“You can only fool most of the people some of the time,” he said. “Every capitulation [congressional Republicans] engage in, every primary they win by getting across the finish line and they don’t do what they’ve promised — it becomes that much tougher for them to defend.”
Trent Lott, the former GOP Senate majority leader, said party leaders need to acknowledge the challenge they’ll face with the presidential race at the top of the ticket.
“You have to go into it realizing what’s going on in the Republican presidential primaries will have some effect on the House and Senate primaries,” Lott said in an interview. “What they need to do — that they did well in 2014, but they need to do even better this cycle — is reduce the number of open seats, and recruit solid contenders.”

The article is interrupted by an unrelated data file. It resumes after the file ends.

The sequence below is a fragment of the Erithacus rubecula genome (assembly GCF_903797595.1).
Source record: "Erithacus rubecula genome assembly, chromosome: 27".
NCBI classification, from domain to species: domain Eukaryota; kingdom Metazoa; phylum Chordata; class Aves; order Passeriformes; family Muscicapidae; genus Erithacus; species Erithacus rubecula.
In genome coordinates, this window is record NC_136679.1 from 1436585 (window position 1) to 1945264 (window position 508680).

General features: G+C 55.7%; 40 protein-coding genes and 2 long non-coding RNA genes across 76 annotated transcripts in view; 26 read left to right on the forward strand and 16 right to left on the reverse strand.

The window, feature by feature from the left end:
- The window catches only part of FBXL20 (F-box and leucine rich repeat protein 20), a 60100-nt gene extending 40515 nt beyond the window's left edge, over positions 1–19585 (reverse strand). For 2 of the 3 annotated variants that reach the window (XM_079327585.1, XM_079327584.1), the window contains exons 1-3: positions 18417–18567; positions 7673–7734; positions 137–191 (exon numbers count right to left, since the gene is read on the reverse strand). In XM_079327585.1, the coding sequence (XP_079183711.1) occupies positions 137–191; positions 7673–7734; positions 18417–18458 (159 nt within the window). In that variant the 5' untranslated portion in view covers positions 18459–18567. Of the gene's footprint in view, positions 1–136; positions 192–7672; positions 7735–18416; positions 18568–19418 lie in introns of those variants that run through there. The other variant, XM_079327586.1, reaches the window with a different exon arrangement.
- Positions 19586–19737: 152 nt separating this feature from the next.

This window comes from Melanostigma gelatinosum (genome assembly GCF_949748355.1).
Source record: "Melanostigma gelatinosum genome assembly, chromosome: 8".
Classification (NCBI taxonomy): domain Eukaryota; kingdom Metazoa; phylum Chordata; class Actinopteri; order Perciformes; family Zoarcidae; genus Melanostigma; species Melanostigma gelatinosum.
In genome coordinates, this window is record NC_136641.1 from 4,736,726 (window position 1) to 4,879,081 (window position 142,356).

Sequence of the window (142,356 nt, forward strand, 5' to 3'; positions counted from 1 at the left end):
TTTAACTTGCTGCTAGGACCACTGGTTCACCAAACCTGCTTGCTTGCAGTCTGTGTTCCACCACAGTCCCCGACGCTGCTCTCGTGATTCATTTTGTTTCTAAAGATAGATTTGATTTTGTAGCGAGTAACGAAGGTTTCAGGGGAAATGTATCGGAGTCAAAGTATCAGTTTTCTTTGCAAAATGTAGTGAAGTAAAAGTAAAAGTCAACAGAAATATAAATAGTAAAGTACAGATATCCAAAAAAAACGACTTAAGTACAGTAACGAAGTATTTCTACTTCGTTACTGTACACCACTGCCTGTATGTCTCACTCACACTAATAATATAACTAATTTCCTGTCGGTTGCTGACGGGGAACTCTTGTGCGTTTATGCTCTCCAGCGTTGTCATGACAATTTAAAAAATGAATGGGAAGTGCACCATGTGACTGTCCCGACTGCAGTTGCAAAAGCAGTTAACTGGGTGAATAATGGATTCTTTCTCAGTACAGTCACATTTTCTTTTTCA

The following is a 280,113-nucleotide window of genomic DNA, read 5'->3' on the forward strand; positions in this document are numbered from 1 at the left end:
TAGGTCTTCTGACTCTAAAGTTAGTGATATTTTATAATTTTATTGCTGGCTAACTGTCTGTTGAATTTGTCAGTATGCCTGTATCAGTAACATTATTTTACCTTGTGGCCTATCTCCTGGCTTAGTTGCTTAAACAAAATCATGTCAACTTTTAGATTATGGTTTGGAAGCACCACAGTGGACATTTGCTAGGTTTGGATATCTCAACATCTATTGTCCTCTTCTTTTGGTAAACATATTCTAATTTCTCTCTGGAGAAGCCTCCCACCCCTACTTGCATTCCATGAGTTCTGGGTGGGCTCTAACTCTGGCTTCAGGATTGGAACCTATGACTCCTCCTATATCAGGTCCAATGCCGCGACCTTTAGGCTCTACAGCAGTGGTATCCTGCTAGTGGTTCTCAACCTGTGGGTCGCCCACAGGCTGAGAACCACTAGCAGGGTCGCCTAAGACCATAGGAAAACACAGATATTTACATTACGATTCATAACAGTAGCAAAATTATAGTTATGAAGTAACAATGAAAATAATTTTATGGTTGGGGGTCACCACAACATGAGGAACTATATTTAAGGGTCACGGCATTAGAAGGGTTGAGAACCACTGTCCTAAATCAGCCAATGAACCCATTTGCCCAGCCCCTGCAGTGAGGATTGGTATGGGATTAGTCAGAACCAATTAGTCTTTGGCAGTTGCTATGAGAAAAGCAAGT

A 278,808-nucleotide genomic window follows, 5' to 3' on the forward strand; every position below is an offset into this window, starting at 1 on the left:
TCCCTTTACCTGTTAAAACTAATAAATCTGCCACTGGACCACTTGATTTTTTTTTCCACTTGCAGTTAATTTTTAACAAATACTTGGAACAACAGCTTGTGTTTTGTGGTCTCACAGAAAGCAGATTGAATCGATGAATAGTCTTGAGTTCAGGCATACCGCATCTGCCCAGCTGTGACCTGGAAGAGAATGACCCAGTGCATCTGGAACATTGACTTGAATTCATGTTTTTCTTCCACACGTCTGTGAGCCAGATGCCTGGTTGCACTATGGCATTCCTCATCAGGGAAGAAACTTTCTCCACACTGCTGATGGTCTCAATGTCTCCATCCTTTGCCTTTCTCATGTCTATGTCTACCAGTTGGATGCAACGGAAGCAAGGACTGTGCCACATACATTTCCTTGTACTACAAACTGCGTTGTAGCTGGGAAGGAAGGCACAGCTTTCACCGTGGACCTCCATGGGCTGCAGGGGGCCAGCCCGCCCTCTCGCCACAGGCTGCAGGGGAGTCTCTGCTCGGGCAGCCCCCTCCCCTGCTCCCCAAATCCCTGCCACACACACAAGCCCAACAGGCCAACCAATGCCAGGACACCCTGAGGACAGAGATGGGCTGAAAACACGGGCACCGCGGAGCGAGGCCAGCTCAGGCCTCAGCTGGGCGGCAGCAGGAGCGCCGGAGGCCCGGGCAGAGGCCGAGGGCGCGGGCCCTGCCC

The dynamic underscores the competing priorities among Republicans heading into 2016. Establishment leaders view moderate candidates like Jeb Bush or Chris Christie as their best shot at winning the presidency. But conservatives believe that type of candidate would only follow in Mitt Romney’s path to a disappointing loss, and are pushing for bomb-throwers like Sens. Ted Cruz or Rand Paul.
The debate will play out at a time when Republicans are vulnerable on Capitol Hill. Though they will hold majorities in both chambers, Republicans face a daunting map in the Senate, where they’ll defend 24 seats in 2016 – seven in states that Obama won twice. Establishment Republicans see a need for more centrist nominees to defend those states in particular, and yet those centrist incumbents — senators like John McCain of Arizona and Rob Portman of Ohio — already have targets on their backs.